The contrast between the Clinton Administration’s eagerness to meet with the Russian President the month after Clinton was elected, and the Bush Administration’s announcement that the first meeting with President Putin would come “in due time” at the July G-8 summit symbolizes a significant turning point in U.S.-Russian relations. Clinton’s readiness to proclaim Russia a “new democratic strategic partner” contrasts sharply with President Bush’s devaluation of Russia from partner to potential adversary, or even (as some administration officials have suggested) threat.
ebruary’s rhetoric from both sides reminded observers more of the Cold War than of the recent past. CIA Director George Tenet testified that “although the Soviet Union no longer exists, Russia has emerged and remains a nuclear threat to the United States and its allies.” Russian Security Council Chairman Sergei Ivanov countered that U.S. deployment of national missile defenses “will result in the annihilation of the whole structure of strategic stability and create a new arms race, including in outer space.” Ivanov attacked “NATO’s escalation of the Kosovo conflict to the scale of a humanitarian catastrophe and to an ecological disaster comparable to Chernobyl” and berated the U.S. for failing to recognize that “Russia, a front-line warrior fighting international terrorism in Chechnya and Central Asia, is saving the civilized world from the terrorist plague.”
Now is the time to put to good use the accumulated experience of nearly a decade of cooperation.
—Ambassador Ushakov, p. 9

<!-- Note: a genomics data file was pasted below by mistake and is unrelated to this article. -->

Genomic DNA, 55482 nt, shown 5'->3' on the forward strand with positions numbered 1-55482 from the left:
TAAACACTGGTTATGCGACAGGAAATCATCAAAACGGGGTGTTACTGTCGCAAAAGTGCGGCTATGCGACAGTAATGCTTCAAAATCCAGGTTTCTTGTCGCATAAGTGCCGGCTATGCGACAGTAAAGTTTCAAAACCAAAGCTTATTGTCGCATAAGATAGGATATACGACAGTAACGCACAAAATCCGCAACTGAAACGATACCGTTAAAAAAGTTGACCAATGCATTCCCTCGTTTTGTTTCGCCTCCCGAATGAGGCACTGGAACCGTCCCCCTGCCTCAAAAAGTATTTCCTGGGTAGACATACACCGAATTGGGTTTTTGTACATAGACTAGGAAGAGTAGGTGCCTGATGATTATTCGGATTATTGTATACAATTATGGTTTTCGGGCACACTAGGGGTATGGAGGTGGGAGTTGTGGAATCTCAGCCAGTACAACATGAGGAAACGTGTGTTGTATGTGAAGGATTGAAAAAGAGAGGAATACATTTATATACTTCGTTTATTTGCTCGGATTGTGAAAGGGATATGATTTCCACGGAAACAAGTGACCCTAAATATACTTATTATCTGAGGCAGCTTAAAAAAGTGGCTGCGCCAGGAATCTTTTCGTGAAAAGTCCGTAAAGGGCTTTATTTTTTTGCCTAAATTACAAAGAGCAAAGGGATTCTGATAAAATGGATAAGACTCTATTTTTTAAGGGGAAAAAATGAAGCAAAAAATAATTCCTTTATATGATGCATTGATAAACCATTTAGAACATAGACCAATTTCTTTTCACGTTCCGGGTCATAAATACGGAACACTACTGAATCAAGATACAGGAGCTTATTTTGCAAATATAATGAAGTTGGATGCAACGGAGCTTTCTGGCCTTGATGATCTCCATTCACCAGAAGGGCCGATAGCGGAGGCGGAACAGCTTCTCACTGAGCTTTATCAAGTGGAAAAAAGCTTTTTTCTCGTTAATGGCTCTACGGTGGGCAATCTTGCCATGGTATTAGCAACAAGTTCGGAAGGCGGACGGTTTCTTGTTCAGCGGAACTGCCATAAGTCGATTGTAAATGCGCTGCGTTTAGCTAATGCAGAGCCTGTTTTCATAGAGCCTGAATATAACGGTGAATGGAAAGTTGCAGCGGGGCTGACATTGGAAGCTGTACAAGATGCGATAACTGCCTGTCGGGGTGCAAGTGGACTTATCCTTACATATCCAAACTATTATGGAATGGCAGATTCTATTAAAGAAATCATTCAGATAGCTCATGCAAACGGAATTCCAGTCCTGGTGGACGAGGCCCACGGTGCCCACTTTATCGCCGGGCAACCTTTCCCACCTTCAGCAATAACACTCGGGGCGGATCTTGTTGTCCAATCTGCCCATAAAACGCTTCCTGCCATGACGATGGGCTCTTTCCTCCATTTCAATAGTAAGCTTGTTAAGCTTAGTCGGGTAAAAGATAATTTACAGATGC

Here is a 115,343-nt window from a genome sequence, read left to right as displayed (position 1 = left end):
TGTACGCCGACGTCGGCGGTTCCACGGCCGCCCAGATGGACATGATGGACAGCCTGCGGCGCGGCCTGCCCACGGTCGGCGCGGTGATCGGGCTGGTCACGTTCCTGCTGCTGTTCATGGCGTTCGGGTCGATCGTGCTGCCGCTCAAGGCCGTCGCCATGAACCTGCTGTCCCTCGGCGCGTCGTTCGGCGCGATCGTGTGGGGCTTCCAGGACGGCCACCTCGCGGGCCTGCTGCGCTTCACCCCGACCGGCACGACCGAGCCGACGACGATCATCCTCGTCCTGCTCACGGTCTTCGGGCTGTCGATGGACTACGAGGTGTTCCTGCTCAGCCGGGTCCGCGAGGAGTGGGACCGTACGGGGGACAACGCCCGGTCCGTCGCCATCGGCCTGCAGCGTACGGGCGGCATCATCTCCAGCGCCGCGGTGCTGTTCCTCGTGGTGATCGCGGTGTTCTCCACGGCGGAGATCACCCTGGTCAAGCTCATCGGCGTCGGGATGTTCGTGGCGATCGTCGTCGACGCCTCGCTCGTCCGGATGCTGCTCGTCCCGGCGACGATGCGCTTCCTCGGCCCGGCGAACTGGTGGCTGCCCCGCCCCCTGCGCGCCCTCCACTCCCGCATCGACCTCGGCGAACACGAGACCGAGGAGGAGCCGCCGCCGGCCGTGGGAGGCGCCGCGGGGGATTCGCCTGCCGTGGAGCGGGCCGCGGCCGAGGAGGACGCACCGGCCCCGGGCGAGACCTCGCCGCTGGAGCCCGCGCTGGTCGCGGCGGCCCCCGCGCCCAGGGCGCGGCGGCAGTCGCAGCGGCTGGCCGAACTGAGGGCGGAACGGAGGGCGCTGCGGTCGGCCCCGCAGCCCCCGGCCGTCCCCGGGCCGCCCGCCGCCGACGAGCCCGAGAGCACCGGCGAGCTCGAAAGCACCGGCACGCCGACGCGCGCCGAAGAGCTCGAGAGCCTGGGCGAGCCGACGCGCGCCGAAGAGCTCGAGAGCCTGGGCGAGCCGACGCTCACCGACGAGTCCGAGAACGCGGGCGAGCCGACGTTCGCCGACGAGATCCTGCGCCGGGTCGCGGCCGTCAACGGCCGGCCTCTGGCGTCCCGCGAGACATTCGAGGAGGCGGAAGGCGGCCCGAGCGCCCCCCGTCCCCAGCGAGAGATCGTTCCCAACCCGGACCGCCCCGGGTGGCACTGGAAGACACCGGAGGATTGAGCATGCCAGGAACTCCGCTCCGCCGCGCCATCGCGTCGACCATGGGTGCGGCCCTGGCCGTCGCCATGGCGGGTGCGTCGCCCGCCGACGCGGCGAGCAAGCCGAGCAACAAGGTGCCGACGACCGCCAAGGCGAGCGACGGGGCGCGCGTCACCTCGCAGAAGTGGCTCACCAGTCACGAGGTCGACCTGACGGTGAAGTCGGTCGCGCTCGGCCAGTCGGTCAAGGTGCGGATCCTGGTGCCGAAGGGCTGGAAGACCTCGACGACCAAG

Today our relations are comprehensive, open, and intense in ways that we could scarcely imagine at the beginning of the 1990s.
—Ambassador Collins, p.11
week after Sergei Ivanov’s pyrotechnics, the French weekly LeFigaro printed excerpts of an interview with Bush’s National Security Advisor Condoleezza Rice. Trumpeting headlines of a “new Russian threat” the reporter quotes Rice as having said, “I sincerely believe that Russia constitutes a threat for the West in general and our European allies in particular. Neither they nor we are sufficiently vigilant as to the dangers which are represented by the nuclear arsenal and ballistic weapons of the Kremlin. But we have every reason to fear possible transfers of nuclear technology coming from the Russians.”
In the week that followed, Defense Secretary Donald Rumsfeld asserted unambiguously, “let’s be very honest about what Russia is doing. Russia is an active proliferator; they are part of the problem. They are selling to and assisting countries like Iran and North Korea and India and other countries with these technologies which are threatening other people including the United States and Western Europe and countries in the Middle East. (continued on p. 4)
Media magnate Ted Turner and financier George Soros have announced their desire to buy a packet of shares of NTV, Russia’s largest privately-owned television network. The interest of these prominent American businessmen in NTV is explained by their striving for the preservation of Russia’s chief source of information independent of the government. NTV owner Vladimir Gusinsky is on the verge of losing control over the channel as the result of prosecution on fraud charges allegedly launched by the Kremlin. If NTV’s management does not find investors in the nearest future, control over the television channel will pass to the state-controlled gas monopoly Gazprom. (Gazprom already owns 46 percent of all shares and has sued for another 19 percent.) The chief executive of Gazprom-Media Alfred Kokh (pictured) recently responded to the Turner-Soros offer by saying that his company welcomes the foreign businessmen’s interest in NTV. Earlier Ted Turner asked president Putin to guarantee the security of his investments in this television channel. Putin replied that in principle he did not object to Turner’s buying NTV shares.